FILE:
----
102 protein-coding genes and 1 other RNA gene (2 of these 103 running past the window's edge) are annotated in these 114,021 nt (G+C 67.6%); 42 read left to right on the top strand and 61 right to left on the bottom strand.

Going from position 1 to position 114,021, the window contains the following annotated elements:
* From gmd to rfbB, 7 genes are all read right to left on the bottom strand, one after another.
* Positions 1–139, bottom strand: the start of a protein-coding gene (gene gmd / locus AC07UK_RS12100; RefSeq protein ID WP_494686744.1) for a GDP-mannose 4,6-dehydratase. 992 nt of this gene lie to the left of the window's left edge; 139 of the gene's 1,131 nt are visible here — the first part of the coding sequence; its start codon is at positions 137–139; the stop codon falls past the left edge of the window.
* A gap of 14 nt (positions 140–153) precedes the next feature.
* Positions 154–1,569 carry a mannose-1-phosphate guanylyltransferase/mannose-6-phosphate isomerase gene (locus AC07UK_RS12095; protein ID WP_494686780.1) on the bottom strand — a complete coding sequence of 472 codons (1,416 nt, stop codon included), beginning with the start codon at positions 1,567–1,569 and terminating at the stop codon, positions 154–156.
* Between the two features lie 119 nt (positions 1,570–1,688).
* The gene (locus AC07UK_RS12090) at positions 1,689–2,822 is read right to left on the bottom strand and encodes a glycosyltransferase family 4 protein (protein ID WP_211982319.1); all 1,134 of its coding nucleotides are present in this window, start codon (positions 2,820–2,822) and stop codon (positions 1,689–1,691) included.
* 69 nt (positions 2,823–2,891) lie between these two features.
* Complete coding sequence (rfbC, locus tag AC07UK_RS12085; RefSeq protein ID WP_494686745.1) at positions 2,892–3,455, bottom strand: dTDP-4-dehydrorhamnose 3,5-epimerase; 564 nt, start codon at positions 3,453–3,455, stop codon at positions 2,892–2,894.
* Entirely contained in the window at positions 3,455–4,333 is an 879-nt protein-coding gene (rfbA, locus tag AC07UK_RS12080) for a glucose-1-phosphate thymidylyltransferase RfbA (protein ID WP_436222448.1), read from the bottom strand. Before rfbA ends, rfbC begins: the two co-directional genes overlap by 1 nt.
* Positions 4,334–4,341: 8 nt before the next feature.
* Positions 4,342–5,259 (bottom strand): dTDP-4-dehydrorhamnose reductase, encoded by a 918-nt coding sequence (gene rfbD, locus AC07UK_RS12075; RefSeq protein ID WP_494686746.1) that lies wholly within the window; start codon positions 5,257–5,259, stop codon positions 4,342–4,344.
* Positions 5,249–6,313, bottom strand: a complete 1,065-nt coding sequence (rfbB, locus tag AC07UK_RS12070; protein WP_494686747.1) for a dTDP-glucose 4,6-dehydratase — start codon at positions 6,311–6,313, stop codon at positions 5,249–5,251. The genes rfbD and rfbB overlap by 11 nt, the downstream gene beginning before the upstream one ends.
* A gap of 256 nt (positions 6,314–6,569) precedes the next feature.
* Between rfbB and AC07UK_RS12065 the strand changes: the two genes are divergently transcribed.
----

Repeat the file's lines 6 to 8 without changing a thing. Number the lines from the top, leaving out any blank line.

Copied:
* Positions 154–1,569 carry a mannose-1-phosphate guanylyltransferase/mannose-6-phosphate isomerase gene (locus AC07UK_RS12095; protein ID WP_494686780.1) on the bottom strand — a complete coding sequence of 472 codons (1,416 nt, stop codon included), beginning with the start codon at positions 1,567–1,569 and terminating at the stop codon, positions 154–156.
* Between the two features lie 119 nt (positions 1,570–1,688).
* The gene (locus AC07UK_RS12090) at positions 1,689–2,822 is read right to left on the bottom strand and encodes a glycosyltransferase family 4 protein (protein ID WP_211982319.1); all 1,134 of its coding nucleotides are present in this window, start codon (positions 2,820–2,822) and stop codon (positions 1,689–1,691) included.